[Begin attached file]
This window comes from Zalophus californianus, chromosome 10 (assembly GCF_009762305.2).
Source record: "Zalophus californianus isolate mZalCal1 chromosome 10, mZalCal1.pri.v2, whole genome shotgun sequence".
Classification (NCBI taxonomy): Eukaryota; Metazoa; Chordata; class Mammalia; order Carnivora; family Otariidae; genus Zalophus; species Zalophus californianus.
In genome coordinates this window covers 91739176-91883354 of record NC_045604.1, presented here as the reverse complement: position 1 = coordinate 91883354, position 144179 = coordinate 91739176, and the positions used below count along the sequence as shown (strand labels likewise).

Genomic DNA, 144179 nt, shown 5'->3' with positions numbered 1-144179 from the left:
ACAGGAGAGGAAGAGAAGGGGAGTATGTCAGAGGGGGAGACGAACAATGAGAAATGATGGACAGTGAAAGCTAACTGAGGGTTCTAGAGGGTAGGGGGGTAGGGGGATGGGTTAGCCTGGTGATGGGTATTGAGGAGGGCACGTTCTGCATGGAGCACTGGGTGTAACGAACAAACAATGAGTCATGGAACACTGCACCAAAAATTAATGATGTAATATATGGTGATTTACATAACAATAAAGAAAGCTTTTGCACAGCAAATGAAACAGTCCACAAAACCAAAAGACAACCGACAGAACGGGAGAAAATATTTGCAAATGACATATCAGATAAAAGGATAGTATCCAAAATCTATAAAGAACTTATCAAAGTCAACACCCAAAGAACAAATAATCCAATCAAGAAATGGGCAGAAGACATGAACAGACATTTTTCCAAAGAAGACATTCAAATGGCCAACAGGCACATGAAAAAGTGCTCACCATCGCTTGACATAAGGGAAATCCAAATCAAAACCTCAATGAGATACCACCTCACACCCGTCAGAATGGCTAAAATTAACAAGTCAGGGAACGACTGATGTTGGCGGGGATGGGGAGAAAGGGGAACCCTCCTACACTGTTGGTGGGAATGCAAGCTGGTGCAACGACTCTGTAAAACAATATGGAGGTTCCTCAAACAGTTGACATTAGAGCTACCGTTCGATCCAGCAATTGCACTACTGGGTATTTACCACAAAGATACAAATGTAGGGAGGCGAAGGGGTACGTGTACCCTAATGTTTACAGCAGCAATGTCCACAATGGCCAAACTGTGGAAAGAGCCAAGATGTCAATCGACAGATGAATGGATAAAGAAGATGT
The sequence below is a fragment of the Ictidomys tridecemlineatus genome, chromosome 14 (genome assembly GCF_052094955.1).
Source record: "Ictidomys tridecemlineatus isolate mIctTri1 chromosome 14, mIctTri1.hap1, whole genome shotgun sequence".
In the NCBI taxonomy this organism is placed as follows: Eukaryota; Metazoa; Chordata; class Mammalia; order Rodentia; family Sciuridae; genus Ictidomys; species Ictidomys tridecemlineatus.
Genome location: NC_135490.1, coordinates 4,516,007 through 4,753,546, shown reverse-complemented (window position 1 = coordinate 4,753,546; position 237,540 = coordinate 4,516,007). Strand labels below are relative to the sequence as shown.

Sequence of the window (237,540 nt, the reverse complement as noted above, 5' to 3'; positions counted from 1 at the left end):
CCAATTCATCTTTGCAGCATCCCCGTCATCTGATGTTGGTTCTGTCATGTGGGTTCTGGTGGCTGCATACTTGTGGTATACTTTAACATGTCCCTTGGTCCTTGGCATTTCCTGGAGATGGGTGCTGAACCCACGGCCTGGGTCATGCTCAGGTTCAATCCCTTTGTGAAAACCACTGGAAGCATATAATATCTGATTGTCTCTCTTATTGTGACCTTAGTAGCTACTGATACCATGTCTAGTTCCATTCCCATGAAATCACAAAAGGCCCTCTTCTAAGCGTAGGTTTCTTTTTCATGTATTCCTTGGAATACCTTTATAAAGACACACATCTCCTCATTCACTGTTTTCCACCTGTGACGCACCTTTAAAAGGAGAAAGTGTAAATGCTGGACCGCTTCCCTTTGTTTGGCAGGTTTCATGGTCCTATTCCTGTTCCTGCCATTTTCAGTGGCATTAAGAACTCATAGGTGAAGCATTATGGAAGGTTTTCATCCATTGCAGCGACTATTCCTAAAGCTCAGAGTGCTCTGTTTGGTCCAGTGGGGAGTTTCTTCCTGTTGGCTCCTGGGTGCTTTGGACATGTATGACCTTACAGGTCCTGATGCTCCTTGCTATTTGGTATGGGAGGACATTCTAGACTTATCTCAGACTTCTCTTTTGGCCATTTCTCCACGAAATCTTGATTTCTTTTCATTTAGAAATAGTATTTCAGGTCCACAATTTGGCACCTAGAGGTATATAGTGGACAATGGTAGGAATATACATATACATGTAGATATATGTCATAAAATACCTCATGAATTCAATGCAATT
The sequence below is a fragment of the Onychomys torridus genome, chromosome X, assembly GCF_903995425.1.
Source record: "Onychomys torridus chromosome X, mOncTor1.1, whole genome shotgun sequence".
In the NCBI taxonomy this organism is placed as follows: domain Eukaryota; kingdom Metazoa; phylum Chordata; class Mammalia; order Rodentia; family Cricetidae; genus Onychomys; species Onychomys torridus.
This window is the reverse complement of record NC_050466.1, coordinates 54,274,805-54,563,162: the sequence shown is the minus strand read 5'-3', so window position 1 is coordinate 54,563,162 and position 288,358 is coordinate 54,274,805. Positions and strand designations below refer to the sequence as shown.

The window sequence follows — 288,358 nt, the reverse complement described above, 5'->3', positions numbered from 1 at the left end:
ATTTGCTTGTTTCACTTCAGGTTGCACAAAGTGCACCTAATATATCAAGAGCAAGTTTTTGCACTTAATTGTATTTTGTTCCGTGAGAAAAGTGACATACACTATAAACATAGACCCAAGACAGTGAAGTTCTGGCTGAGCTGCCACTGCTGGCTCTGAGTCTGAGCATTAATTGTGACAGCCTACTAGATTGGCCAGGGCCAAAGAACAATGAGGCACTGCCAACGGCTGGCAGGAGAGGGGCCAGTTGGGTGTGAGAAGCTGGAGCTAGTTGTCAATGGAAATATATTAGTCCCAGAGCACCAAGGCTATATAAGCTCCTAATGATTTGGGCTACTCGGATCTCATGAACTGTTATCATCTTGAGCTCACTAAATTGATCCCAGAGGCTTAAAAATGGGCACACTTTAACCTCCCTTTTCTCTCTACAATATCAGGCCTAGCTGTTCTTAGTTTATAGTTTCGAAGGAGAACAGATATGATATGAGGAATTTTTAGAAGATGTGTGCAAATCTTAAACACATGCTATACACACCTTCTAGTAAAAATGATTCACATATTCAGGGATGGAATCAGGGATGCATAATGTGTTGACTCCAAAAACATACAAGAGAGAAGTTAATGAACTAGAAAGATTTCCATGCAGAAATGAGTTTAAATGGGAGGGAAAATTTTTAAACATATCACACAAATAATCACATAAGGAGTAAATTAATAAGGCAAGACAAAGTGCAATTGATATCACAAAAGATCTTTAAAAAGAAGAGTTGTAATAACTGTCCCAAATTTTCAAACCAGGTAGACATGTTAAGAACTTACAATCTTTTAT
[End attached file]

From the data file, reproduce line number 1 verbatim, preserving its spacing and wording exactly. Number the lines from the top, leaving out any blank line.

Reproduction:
This window comes from Zalophus californianus, chromosome 10 (assembly GCF_009762305.2).